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Research In Motion Puts Up a Fight

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There's nothing more gratifying than a company priced for death showing that it still has some fight left in it -- especially if one has been saying that for nearly a year. I hate to boast (I don't, really), but I've been saying this for a while now: Don't count out Research In Motion (Nasdaq: RIMM  ) . The beleaguered tech company is still a long way from its former greatness, and realistically it may never return to those levels, but the company's most recent quarter proves for the first time in a long time that this is one team that isn't about to hang up its Canadian hat.

Big report
Research In Motion ain't done yet, folks, I am pleased to say. Despite the endless stream of hate coming from analysts, pundits, investors, and me when I owned a BlackBerry Storm, the company proved this week that it can make things work ... better.

For the second quarter, Research In Motion crushed analyst estimates. I use the term loosely, as the company just lost less than everyone thought it would. Revenues were $2.87 billion -- more than a 30% drop from the prior year's number. Analysts were expecting something closer to a 40% drop, though, so this is actually good news. The company beat expectations by a solid 15%. Excluding a one-time restructuring charge, the company lost only around $0.27 per share, whereas analysts were expecting something closer to a loss of $0.46 -- another strong beat for RIM.

The balance sheet is actually getting stronger for the company, with an increase in its already impressive cash pile to $2.34 billion. That translates to about $4.50 per share in cash alone. On Sept. 24, one could have picked up RIM's stock for around $6.30 per share, leaving less than $2 per share for the rest of the business. The stock rose as much as 10% in Friday's trading before closing up 5%. Doesn't sound like such a bad investment, now, does it?

Realistically ...
I'm stretching the strength of Research In Motion because I like the company and have put forth a bull argument to many a bear, often ending in my getting laughed at. In the real world, though, Research In Motion still has a steep uphill battle. Competition from Apple's (Nasdaq: AAPL  ) iPhone 5 and Google's (Nasdaq: GOOG  ) Android isn't going to get any weaker -- the opposite, in fact. I will say that with Apple's recent flub and some highly critical remarks coming out regarding the latest iteration of the iPhone, there is an opportunity for other companies to present alternatives to once-loyal Apple customers.

RIM's BlackBerry 10 OS and new line of phones should yield some nice numbers next year. For the rest of this year, unfortunately, one can expect losses across the board. My strongest point for the bull case on RIM is still its new board member, Prem Watsa. The man behind Fairfax Financial (NASDAQOTH: FRFHF.PK) is an incredibly conservative investor and has had nothing but positive things to say about Research In Motion as a long-term investment. He has been emphatic time and time again that this is a long, long-term play -- five years or more. Why investors and analysts want to see a quick turnaround, I have no idea -- it just isn't in the cards. But the Canadian Warren Buffett (as Watsa is known) owns 10% of RIM now and shows no signs of dumping his stake. He believes in Thorsten Heins, and I believe in Prem.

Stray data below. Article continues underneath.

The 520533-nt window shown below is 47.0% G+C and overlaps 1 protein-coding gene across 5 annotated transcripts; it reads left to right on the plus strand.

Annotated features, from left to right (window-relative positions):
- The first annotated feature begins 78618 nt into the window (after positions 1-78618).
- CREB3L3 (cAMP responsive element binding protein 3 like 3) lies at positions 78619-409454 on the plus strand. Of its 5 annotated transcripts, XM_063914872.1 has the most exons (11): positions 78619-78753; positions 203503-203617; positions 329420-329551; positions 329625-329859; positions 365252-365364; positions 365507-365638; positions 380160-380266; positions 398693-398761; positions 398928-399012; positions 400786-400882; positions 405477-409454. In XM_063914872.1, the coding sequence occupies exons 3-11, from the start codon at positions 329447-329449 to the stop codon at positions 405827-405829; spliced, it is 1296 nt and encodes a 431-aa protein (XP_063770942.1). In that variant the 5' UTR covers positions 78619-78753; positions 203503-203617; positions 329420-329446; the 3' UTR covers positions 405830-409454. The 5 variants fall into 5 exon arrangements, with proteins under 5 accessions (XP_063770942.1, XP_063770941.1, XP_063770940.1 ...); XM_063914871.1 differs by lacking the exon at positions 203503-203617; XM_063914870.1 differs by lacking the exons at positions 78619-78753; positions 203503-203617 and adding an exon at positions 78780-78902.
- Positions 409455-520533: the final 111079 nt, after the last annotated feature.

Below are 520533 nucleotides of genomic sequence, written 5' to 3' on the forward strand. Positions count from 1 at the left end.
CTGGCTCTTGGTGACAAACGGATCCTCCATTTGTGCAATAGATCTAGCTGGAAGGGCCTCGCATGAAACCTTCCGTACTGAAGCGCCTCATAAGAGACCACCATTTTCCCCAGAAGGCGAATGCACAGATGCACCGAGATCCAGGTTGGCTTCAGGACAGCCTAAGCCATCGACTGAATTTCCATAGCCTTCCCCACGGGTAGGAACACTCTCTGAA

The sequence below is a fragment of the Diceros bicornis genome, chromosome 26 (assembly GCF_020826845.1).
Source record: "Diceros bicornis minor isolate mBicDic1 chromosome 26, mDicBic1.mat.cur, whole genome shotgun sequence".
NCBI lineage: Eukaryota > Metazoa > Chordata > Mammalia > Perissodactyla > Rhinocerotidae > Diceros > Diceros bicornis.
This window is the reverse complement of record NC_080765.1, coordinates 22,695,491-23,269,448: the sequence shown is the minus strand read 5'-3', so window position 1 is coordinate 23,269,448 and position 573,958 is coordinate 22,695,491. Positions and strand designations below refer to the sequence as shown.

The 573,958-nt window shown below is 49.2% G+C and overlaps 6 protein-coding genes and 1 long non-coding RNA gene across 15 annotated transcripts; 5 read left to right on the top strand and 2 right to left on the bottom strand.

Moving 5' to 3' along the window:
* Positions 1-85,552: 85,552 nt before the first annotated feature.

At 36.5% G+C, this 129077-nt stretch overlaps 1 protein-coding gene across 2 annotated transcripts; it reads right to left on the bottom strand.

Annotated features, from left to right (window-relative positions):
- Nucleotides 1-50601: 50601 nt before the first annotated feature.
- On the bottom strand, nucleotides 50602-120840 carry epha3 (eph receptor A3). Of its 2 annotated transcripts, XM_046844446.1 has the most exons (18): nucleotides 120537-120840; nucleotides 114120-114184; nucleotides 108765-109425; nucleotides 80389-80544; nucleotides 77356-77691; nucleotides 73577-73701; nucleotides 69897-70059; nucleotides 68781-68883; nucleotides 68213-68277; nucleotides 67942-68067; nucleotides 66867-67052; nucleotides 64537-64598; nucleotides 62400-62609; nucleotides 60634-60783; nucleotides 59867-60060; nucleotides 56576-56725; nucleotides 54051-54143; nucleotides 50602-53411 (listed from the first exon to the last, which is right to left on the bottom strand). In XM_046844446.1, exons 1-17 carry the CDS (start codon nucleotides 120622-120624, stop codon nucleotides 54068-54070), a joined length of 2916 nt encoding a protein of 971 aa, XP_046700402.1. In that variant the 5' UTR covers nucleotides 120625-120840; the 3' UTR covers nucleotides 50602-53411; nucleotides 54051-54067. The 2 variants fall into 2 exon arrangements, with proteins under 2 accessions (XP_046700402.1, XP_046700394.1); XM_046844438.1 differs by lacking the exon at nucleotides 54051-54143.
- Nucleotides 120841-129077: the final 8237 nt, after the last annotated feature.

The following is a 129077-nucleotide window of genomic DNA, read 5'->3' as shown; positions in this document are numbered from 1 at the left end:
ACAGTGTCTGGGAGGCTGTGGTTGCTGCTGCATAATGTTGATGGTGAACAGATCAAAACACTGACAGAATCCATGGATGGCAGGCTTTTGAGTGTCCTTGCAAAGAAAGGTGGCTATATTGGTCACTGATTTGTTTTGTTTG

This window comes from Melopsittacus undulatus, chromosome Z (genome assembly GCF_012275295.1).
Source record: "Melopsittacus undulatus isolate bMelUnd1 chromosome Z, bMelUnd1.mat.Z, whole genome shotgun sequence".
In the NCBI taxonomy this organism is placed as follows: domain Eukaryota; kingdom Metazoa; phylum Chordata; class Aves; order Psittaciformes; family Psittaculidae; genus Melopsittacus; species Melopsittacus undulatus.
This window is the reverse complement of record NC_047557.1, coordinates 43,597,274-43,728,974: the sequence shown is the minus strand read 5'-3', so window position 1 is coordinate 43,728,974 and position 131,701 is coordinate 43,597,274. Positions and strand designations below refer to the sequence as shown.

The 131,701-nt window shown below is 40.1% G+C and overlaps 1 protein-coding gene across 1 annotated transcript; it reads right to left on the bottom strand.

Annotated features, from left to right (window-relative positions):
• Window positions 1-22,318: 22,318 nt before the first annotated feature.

It's always easy to make a bullish call after your stock rises 10% in a day, but I will anyway.

Research In Motion is a turnaround story that will reward patient investors with a tolerance for volatility and risk. Even with the company's strong rise in stock price today, it still trades only $3 per share above its cash pile and is priced for eternal stock coma. The stock deserves bulls, and those bulls will be richly rewarded before the end of the decade -- I am sure of it.

If you're like the masses and still have an infinite thirst for all things Apple, take a look at this premium report. It lays out in clear terms the opportunities and hurdles facing the world's most valuable company. Click here to get started now.

Fool contributor Michael Lewis owns none of the stocks mentioned above. You can follow him on Twitter, @MikeyLewy. The Motley Fool owns shares of Apple and Google. Motley Fool newsletter services have recommended buying shares of Apple and Google and creating a bull call spread position in Apple. We Fools don't all hold the same opinions, but we all believe that considering a diverse range of insights makes us better investors. Try any of our Foolish newsletter services free for 30 days. The Motley Fool has a disclosure policy.

Read/Post Comments (1) | Recommend This Article (2)

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Help us keep this a respectfully Foolish area! This is a place for our readers to discuss, debate, and learn more about the Foolish investing topic you read about above. Help us keep it clean and safe. If you believe a comment is abusive or otherwise violates our Fool's Rules, please report it via the Report this Comment Report this Comment icon found on every comment.

  • Report this Comment On September 29, 2012, at 11:55 AM, jelp2 wrote:


    You're quite delusional. There has been zero sympathy towards RIM from analysts and RIM loyalists for the past year. Everyone, including RIM knows they have screwed up in the recent past. Which in fact is the very same direction Apple is headed, but that's a whole other story!

    RIM has realized their mistakes and have been rebuilding since. So there is no sympathetic pats on the back, it''s more acknowledgement of what they are achieving and what is to come.

    And by the way, geographically Canada is part of America, you may want to choose your words more clearly to express your point.

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